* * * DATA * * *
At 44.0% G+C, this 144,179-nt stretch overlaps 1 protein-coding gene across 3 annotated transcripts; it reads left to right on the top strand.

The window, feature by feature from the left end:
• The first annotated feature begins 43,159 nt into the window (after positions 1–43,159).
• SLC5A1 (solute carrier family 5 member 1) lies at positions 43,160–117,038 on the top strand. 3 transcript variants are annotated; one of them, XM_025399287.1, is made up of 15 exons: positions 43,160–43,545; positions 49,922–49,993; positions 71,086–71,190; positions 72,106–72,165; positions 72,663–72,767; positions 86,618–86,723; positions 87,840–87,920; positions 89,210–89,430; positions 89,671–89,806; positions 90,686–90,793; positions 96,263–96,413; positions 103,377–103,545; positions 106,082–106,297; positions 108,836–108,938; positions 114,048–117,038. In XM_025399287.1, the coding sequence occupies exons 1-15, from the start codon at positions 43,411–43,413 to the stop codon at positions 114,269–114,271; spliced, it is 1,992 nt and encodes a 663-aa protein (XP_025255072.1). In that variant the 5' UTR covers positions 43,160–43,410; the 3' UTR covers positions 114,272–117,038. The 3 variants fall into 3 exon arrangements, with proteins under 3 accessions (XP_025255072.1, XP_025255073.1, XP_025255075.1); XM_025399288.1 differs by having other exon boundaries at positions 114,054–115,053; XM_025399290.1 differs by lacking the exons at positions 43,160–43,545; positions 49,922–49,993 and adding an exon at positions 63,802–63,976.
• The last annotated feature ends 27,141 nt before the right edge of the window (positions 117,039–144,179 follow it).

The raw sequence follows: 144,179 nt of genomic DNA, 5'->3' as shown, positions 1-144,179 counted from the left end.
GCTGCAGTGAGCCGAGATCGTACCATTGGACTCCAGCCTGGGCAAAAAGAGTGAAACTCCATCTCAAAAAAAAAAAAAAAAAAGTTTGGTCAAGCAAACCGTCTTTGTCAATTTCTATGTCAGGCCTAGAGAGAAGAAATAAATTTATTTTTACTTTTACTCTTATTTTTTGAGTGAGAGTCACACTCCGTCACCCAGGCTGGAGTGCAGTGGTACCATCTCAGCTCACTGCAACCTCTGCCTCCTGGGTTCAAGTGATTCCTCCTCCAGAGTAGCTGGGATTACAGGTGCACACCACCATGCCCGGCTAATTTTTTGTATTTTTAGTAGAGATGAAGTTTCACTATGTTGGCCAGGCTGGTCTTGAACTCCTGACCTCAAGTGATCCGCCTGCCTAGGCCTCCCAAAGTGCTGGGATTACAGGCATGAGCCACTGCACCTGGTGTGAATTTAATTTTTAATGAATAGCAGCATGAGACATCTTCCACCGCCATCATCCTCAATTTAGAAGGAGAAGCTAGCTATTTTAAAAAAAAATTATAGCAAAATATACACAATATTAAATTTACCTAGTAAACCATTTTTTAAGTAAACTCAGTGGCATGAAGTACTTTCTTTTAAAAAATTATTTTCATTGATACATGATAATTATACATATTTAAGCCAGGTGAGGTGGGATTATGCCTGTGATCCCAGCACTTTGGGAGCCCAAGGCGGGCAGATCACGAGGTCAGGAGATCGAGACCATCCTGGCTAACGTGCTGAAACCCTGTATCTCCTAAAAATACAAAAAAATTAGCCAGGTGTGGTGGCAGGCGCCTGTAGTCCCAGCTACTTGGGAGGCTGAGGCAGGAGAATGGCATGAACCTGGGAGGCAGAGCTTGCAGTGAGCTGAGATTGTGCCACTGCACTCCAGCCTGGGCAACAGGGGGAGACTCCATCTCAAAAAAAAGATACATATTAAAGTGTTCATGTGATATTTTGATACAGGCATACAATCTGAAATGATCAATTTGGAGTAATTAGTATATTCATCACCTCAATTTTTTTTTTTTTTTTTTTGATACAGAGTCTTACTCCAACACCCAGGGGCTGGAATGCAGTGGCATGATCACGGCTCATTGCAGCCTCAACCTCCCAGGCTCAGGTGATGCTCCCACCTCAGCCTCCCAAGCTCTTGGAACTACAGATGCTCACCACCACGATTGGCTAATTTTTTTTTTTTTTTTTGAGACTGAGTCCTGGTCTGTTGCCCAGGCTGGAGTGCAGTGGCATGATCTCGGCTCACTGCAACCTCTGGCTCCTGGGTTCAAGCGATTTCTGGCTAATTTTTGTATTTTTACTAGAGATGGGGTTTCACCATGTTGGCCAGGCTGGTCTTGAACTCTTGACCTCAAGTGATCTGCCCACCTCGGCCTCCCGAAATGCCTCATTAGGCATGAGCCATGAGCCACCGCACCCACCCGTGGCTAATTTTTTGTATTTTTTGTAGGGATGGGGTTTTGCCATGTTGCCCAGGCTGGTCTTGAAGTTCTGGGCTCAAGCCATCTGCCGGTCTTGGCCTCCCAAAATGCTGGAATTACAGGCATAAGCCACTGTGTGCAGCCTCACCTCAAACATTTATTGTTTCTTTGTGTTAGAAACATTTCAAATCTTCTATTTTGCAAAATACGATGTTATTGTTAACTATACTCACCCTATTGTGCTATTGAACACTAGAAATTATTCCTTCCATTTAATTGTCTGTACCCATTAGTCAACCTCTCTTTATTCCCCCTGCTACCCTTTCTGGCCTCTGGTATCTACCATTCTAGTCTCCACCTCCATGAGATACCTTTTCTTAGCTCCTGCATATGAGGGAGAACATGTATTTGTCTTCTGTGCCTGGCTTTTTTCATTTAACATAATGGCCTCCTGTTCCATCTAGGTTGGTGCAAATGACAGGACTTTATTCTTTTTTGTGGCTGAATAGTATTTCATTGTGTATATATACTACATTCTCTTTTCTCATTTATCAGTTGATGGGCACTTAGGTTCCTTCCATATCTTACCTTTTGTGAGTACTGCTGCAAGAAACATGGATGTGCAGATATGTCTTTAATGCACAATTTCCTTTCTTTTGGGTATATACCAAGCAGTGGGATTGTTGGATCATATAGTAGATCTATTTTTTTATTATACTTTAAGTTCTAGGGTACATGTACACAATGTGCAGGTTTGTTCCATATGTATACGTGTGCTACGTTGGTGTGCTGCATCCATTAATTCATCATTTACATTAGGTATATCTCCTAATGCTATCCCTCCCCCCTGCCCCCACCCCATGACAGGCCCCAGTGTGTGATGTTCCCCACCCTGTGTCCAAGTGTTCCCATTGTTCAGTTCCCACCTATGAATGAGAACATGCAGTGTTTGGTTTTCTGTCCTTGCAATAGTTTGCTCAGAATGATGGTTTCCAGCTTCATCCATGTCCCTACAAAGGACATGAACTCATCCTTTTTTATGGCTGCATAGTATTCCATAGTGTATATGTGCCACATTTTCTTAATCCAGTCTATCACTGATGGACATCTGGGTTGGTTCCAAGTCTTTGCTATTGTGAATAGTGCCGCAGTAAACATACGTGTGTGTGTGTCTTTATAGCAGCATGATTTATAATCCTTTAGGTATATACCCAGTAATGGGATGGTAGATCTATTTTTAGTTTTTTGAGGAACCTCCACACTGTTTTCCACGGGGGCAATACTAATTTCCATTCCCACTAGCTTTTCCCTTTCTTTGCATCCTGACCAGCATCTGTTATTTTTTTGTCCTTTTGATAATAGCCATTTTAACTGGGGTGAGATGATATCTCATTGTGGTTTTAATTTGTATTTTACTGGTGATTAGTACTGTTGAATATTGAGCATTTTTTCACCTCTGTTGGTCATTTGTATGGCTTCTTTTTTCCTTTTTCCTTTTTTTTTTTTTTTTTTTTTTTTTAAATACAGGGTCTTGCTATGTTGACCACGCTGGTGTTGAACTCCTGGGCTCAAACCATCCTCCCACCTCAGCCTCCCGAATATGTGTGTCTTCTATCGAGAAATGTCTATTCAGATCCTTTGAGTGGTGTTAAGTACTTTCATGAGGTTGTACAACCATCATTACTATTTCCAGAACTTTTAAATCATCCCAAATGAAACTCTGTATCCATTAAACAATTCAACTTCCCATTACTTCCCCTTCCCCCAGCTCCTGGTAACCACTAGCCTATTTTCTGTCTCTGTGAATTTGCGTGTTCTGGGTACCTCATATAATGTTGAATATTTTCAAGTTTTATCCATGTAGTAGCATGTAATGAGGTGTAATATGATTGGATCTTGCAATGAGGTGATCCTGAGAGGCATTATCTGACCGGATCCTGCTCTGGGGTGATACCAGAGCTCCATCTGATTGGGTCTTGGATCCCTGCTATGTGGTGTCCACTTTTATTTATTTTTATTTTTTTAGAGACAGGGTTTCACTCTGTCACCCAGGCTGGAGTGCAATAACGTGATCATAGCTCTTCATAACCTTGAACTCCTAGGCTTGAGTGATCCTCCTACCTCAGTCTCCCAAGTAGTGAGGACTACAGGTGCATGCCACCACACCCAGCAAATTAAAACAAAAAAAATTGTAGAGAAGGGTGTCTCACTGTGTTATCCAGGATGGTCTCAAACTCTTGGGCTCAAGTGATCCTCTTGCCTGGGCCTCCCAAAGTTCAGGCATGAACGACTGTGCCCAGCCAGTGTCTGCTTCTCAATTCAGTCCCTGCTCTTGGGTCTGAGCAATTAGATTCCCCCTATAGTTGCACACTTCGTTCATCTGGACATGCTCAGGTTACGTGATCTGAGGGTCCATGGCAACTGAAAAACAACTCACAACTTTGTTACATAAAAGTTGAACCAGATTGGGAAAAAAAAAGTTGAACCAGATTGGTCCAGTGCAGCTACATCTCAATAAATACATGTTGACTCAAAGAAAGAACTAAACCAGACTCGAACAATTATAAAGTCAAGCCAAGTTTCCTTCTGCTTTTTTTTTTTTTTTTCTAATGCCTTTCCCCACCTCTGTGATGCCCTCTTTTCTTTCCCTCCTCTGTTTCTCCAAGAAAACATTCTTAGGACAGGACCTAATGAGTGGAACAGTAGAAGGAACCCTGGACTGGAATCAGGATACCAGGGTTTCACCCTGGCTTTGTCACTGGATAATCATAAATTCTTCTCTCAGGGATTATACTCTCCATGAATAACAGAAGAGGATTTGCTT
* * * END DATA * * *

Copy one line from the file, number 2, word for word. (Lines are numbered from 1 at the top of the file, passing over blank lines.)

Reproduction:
The window, feature by feature from the left end: